- Why do you think Empey wrote this book? After the SS Lusitania was sunk by a submarine, Empey felt that America should have declared war on Germany. Eager to get in the fight, Empey quit his job at an engineering firm in Jersey City, NJ, crossed the submarine-menaced waters of the Atlantic Ocean, enlisted and then fought as a member of the British Army. Following basic training, Empey was sent to fight in the the trenches of the Western Front in France where he was wounded at least twice. The second wound was serious enough to disable him and forced his return to America. Later, Empey wrote a series of short stories for publication in newspapers and magazines, but was soon convinced to publish his material as a book. As luck would have it, the book Over the Top appeared for sale a few weeks after the United States declared war on Germany and the Central Powers in 1917.
- What is Over the Top about? This book was the first of its kind which featured stories of the common Soldier’s life behind the lines and concentrated on the details of combat in the trenches.
- ) What is unique about this book? This was Empey’s first book and, by far, the most successful. An estimated one million copies were printed from May 1917 through November 1918. Appearing in print within a month after entering the war, Over the Top acquainted readers with the training and combat experienced by his main character “Tommy Atkins,” a common British Soldier. This offered the American reader a glimpse of what members of our own American Expeditionary Force might experience in this new Modern War. The book is also written in a humorous style by an artist who spent the rest of his life engaged in various forms of entertainment and self-promotion. It is an insider’s look at the Tommies of the British Army told in their slang by an American who served alongside them. Empey liberally spices his text with the jargon of this industrial war and includes a thirty page “Tommy’s Glossary of the Trenches” at the end which should be read completely for an explanation and for a funny look at the life of the Soldier.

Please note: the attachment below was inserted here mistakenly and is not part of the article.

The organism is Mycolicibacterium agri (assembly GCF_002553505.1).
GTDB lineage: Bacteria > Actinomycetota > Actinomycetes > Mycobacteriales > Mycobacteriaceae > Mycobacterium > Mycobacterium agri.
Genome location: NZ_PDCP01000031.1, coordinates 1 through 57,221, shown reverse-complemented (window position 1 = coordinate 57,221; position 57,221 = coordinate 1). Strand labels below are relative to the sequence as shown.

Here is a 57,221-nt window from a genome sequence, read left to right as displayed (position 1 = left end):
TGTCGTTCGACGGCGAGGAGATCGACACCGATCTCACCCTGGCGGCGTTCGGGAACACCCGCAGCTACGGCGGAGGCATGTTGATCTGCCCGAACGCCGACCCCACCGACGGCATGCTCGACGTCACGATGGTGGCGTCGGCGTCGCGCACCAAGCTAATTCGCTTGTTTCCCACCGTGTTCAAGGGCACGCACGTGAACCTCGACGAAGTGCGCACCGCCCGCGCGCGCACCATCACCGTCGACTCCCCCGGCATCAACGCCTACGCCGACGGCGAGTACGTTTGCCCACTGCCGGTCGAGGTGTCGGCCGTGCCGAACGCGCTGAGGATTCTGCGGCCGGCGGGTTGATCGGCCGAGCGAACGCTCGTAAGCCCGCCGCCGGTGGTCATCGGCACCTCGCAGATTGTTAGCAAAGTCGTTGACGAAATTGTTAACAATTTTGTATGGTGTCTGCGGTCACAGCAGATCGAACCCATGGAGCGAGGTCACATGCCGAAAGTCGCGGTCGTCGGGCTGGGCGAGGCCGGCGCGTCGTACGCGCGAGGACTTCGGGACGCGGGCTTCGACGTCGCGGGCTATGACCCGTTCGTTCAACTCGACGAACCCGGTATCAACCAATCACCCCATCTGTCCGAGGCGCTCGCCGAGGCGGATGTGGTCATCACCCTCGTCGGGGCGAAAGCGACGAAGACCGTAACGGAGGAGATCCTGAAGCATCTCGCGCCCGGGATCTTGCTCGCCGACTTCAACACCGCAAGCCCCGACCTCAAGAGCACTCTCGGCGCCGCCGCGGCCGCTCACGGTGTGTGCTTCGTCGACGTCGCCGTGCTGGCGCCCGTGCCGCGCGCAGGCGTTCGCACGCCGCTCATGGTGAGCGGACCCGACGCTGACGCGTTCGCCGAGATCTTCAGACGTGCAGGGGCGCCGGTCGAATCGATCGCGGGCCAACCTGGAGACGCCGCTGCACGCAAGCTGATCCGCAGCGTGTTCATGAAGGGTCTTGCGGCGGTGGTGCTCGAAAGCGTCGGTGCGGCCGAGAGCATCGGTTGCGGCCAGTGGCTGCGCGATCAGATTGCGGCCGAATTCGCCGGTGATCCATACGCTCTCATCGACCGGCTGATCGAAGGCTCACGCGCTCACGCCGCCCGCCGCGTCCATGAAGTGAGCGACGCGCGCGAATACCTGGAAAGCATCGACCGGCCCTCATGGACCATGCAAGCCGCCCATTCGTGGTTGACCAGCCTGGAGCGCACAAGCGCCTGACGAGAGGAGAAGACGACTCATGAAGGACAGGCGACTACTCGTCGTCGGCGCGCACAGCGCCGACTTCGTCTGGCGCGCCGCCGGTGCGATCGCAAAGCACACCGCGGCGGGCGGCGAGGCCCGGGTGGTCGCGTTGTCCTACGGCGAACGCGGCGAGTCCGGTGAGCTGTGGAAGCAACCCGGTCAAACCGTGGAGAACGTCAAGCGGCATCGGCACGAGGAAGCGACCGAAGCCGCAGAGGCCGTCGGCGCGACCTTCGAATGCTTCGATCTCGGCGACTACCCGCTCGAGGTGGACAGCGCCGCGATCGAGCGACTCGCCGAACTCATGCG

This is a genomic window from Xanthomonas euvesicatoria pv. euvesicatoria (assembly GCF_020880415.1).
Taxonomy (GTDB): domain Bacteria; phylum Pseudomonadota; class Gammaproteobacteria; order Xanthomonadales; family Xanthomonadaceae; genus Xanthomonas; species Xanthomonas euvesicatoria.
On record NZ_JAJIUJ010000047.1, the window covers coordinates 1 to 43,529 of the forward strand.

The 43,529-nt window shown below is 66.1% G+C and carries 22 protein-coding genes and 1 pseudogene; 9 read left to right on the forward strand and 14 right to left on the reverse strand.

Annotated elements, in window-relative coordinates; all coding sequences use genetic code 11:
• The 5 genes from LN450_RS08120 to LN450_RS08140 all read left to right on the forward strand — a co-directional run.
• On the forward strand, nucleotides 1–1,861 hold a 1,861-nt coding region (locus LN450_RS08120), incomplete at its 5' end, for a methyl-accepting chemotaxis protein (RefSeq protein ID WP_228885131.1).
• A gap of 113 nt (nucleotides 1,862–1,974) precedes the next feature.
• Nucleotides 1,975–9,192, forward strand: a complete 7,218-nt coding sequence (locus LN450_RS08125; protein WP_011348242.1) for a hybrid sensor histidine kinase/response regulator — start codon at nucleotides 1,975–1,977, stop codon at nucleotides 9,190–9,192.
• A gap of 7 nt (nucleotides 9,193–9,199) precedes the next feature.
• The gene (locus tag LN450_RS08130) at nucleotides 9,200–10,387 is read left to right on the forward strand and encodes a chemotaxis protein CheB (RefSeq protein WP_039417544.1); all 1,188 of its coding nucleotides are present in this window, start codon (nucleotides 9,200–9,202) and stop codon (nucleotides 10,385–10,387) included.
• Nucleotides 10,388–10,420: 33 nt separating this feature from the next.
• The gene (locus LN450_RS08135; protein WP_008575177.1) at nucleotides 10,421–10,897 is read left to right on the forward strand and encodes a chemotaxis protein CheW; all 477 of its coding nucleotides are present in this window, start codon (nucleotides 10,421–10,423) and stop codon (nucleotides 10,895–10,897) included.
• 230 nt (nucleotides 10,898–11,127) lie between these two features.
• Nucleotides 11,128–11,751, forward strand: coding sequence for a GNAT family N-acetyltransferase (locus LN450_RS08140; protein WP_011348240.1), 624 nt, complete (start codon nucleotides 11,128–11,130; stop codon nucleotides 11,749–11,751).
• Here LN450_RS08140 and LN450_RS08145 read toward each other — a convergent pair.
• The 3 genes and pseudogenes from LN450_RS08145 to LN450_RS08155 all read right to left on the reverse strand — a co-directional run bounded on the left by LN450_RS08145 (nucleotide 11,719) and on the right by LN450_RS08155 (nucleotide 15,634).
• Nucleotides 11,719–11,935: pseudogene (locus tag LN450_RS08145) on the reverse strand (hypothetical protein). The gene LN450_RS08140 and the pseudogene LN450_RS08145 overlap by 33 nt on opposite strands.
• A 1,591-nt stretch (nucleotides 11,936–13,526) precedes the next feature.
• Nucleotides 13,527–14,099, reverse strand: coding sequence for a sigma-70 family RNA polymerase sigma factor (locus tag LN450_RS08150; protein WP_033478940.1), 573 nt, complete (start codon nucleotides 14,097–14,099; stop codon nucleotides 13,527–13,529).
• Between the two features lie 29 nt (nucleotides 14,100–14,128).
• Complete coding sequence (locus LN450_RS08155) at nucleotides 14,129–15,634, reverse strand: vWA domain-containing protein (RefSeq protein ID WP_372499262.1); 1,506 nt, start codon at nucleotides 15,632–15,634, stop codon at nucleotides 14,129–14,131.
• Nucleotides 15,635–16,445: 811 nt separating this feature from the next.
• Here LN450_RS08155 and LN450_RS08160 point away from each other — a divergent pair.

- ) As editor, what interested you in Over the Top? Empey tells his story of fighting as a British Soldier from an American point of view. He does not take himself very seriously, but does consider his efforts as part of a crusade. The book is written as an explanation of the common Soldier’s life to a general audience as seen through the life of Tommy Adkins while training, fighting, and trying to amuse himself out of the ranks and trenches. New to the business, and a foreigner in Great Britain, Empey described everything in extraordinary detail, including common daily routines. What made it a fascinating book to those who wished to get a sense of the new style of war in 1917 are the same characteristics that make it informative and interesting to a modern audience. One would have to read a number of books, or collections of letters, by other veterans to enjoy the same level of detail offered by Empey in Over the Top. It is a classic that I read again every few years. Each time I read it, I find new details.